SCOTT MOONEYHAM: Cleaning Up Your Own House
Another political scandal in North Carolina. Another group of state officials and private sector wheeler-dealers parading before a federal grand jury. Another round of questioning the integrity of those put into positions of authority.
What's wrong with this picture?
Some would say it's that politicians never learn, that so many so willingly disregard the admonition that power corrupts, that they fail to heed what a stern test power can be.
But in North Carolina, there's something else just not right about all this, according to former FBI agent Frank Perry.
"This state has got to grow up and begin investigating itself," Perry recently told The News & Observer of Raleigh. "It should not have taken (the newspaper) and the FBI serving subpoenas to bring this out."
The "this," in this case, is the free cars, free trips, land transactions and other goings-on surrounding former Gov. Mike Easley.
State Attorney General Roy Cooper would probably disagree with Perry's assessment.
Late last year, Cooper spokeswoman Noelle Talley noted that the State Bureau of Investigation had played a role in investigating recent public corruption cases, including those involving former House Speaker Jim Black and former Commissioner of Agriculture Meg Scott Phipps.
She also noted the SBI had been involved in more than 450 public corruption cases over the past eight years.
But the statements have a bit of a hollow ring.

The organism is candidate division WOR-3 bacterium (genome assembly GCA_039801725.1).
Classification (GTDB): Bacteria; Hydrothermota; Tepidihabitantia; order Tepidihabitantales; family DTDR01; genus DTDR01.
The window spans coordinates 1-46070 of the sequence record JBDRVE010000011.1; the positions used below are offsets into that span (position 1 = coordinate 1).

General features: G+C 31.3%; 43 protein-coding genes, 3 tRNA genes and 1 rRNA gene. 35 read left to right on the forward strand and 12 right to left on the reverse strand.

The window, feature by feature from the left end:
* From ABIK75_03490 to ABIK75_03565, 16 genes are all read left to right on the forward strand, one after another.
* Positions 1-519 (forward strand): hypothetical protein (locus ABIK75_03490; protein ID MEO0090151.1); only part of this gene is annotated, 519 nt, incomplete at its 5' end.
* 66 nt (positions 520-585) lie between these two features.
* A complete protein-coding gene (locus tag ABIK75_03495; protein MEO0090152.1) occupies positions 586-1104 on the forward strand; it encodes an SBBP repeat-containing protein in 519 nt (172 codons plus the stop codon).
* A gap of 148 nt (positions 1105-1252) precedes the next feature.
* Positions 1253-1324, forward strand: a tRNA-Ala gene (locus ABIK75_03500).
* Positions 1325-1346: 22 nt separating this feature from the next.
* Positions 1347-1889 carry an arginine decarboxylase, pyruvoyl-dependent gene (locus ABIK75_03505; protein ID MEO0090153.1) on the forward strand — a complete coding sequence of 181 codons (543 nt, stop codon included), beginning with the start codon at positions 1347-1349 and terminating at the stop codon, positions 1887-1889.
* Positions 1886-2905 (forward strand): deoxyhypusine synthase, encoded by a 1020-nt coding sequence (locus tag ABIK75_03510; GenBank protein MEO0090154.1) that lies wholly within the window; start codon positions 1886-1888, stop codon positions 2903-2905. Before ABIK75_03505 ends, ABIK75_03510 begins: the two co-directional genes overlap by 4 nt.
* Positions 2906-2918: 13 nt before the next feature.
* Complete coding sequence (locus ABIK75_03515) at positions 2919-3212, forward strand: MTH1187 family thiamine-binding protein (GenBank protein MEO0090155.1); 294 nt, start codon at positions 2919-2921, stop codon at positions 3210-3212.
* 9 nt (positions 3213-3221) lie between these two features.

It's one thing for state investigators based in Raleigh to look into charges that a local sheriff absconded with some seized property. It's quite another to probe alleged wrongdoing by one of the top elected officials in the state, who might very well be of the same political party as your elected boss.
With both Black and Phipps, state investigators joined in the hunt only once the FBI and federal prosecutors were well down the road toward developing corruption cases.
That's not exactly Cooper's fault. The feds have tools that he doesn't, tools that he's asked that the legislature give him. He's asked for the ability to convene investigative grand juries. He's asked that lying to an SBI agent be made a felony.
The legislature has refused.
The reasoning behind the refusal to allow state investigative grand juries makes some sense. Some legislators worry that politically-minded district attorneys looking to make a name for themselves would use such grand juries to conduct politically-motivated witch hunts.
But other states allow them.
The way to prevent politically-motivated investigations is simply to make state prosecutors -- whether Cooper and his deputies, or local district attorneys -- jump through some hoops. Requiring the chief justice of the state Supreme Court, or a set number of appellate court judges, to sign off on an investigative grand jury is one way to prevent abuse.
Without some type of reform along these lines, North Carolina's political leaders will continue to look as if they don't really care about keeping their own house in order.
Scott Mooneyham writes for Capitol Press Association. Contact him at firstname.lastname@example.org
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